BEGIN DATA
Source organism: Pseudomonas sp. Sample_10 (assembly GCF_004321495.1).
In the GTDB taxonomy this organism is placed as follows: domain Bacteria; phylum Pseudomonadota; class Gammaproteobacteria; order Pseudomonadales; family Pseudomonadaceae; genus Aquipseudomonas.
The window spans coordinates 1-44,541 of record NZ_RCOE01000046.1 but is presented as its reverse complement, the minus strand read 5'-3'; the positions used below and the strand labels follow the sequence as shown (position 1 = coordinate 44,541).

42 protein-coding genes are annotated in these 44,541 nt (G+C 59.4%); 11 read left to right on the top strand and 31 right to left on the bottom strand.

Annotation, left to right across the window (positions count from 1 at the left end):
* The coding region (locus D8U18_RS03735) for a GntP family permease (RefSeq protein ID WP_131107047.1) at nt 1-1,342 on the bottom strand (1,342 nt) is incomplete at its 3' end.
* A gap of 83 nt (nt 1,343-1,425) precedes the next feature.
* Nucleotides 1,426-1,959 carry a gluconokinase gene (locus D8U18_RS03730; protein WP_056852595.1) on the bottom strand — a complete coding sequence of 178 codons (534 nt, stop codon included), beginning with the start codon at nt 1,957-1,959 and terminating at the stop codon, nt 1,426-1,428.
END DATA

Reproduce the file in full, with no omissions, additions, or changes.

Source organism: Pseudomonas sp. Sample_10 (assembly GCF_004321495.1).
In the GTDB taxonomy this organism is placed as follows: domain Bacteria; phylum Pseudomonadota; class Gammaproteobacteria; order Pseudomonadales; family Pseudomonadaceae; genus Aquipseudomonas.
The window spans coordinates 1-44,541 of record NZ_RCOE01000046.1 but is presented as its reverse complement, the minus strand read 5'-3'; the positions used below and the strand labels follow the sequence as shown (position 1 = coordinate 44,541).

42 protein-coding genes are annotated in these 44,541 nt (G+C 59.4%); 11 read left to right on the top strand and 31 right to left on the bottom strand.

Annotation, left to right across the window (positions count from 1 at the left end):
* The coding region (locus D8U18_RS03735) for a GntP family permease (RefSeq protein ID WP_131107047.1) at nt 1-1,342 on the bottom strand (1,342 nt) is incomplete at its 3' end.
* A gap of 83 nt (nt 1,343-1,425) precedes the next feature.
* Nucleotides 1,426-1,959 carry a gluconokinase gene (locus D8U18_RS03730; protein WP_056852595.1) on the bottom strand — a complete coding sequence of 178 codons (534 nt, stop codon included), beginning with the start codon at nt 1,957-1,959 and terminating at the stop codon, nt 1,426-1,428.